Karen Berger - For significant contributions toward ensuring crew safety and the successful conduct of the Boundary Layer Transition Flight Experiment Detailed Test Objective on STS-133 and STS-134, as principal investigator, and STS-131 as deputy principal investigator. 


Darlene Baxter – For providing outstanding leadership to the Langley Research Center Orion Multi-Purpose Crew Vehicle Program Planning and Control Team. 

Paresh Parikh – For providing outstanding leadership to the Human Space Flight Orion Multi-Purpose Crew Vehicle and ARES Projects. 

Darlene Pokora – For providing outstanding leadership to the Orion Multi-Purpose Crew Vehicle Project and managing the successful completion of numerous Orion crew capsule tests at Langley Research Center


Mark Thornblom - For contributions to the thermal analysis, assembly, integration and testing of the hardware for the Sensor Test for Orion RelNav Risk Mitigation (STORRM) Detailed Test Objective for the Orion Project that successfully flew on Space Shuttle Endeavour Flight STS-134.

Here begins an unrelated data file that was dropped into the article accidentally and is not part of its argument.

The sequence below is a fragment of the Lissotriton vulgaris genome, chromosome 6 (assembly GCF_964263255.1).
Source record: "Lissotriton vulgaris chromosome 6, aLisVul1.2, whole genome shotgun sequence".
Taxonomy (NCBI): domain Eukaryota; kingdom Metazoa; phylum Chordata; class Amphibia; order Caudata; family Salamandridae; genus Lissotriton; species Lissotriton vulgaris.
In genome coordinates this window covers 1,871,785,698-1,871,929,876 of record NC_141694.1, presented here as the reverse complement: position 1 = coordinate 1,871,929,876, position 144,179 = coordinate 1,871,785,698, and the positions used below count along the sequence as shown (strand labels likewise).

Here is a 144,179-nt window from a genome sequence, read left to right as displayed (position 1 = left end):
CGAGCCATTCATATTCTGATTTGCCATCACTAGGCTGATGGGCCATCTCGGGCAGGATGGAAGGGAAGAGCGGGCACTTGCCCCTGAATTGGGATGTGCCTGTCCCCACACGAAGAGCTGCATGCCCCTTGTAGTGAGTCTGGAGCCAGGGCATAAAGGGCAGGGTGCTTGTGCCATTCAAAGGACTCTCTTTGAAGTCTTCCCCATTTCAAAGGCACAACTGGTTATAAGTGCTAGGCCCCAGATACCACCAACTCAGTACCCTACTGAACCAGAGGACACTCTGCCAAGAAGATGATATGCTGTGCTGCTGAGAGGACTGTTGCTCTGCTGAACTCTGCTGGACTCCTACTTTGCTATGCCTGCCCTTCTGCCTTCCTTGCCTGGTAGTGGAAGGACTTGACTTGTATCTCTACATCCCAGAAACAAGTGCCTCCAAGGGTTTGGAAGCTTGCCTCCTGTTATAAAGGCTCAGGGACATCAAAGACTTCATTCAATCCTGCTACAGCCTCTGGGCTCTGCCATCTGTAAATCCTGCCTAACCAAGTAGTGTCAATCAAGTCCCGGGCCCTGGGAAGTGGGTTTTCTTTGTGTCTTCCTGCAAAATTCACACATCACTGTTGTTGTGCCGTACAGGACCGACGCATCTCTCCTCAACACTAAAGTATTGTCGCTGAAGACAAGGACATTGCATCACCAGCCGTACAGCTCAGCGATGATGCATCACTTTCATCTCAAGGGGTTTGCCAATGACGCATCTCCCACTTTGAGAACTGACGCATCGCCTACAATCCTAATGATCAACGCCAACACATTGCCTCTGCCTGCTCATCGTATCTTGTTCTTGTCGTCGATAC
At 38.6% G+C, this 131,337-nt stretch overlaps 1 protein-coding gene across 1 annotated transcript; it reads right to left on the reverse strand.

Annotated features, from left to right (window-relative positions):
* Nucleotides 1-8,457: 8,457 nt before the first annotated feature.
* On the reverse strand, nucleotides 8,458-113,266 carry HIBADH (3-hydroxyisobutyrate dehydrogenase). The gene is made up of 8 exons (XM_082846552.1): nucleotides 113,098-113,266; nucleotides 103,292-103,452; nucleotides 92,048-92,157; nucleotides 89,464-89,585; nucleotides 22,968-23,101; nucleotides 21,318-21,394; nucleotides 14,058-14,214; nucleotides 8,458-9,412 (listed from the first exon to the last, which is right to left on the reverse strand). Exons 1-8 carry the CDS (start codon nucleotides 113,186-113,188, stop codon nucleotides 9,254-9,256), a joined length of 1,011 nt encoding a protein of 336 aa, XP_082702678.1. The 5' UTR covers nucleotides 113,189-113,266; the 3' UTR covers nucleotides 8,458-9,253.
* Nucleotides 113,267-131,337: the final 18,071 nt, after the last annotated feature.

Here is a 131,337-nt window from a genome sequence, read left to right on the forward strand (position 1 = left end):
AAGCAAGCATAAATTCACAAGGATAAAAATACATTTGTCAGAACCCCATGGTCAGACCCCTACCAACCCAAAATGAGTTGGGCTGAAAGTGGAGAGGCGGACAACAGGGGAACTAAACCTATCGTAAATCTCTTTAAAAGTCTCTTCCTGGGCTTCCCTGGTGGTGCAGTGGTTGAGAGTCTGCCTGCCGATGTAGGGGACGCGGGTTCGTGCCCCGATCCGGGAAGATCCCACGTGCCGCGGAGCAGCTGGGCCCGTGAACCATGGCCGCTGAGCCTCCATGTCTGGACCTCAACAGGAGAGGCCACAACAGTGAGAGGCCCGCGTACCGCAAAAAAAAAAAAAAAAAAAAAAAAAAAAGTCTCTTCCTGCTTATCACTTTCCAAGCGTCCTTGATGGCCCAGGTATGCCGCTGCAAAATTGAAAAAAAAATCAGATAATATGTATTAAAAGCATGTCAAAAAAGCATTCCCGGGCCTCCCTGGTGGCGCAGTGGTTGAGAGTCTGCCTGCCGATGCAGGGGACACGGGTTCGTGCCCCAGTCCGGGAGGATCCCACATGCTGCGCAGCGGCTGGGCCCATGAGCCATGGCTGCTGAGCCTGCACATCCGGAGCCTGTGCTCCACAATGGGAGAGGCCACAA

Joe Atkinson

NASA Langley Research Center

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Award winners
Tuesday's honorees, from left: Mark Thornblom, Alton Coffey, Darlene Baxter, Darlene Pokora, Karen Berger and Paresh Parikh.
Image Credit: 
NASA/George Homich
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Shannon Walker
NASA astronaut Shannon Walker visited NASA Langley Tuesday, July 23, to hand out several Silver Snoopy and Space Flight Awareness awards.
Image Credit: 
NASA/George Homich
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Page Last Updated: July 28th, 2013
Page Editor: Joe Atkinson